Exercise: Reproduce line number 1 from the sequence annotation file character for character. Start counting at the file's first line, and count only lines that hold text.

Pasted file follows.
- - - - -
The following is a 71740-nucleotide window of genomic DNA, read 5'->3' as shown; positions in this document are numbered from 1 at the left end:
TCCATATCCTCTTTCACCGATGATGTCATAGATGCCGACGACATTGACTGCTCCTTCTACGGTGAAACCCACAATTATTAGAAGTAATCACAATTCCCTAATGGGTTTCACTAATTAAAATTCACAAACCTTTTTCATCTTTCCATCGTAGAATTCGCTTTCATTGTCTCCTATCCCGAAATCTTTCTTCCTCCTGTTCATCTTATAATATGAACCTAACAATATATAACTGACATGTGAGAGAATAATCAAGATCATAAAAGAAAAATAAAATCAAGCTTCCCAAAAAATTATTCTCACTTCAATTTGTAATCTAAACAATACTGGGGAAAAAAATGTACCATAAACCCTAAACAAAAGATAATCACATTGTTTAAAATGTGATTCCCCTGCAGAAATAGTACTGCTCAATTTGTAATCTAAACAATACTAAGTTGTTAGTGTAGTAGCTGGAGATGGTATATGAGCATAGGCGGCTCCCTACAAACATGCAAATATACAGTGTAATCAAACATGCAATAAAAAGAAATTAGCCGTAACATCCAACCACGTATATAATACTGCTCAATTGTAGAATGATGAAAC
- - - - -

The following is a 71740-nucleotide window of genomic DNA, read 5'->3' as shown; positions in this document are numbered from 1 at the left end: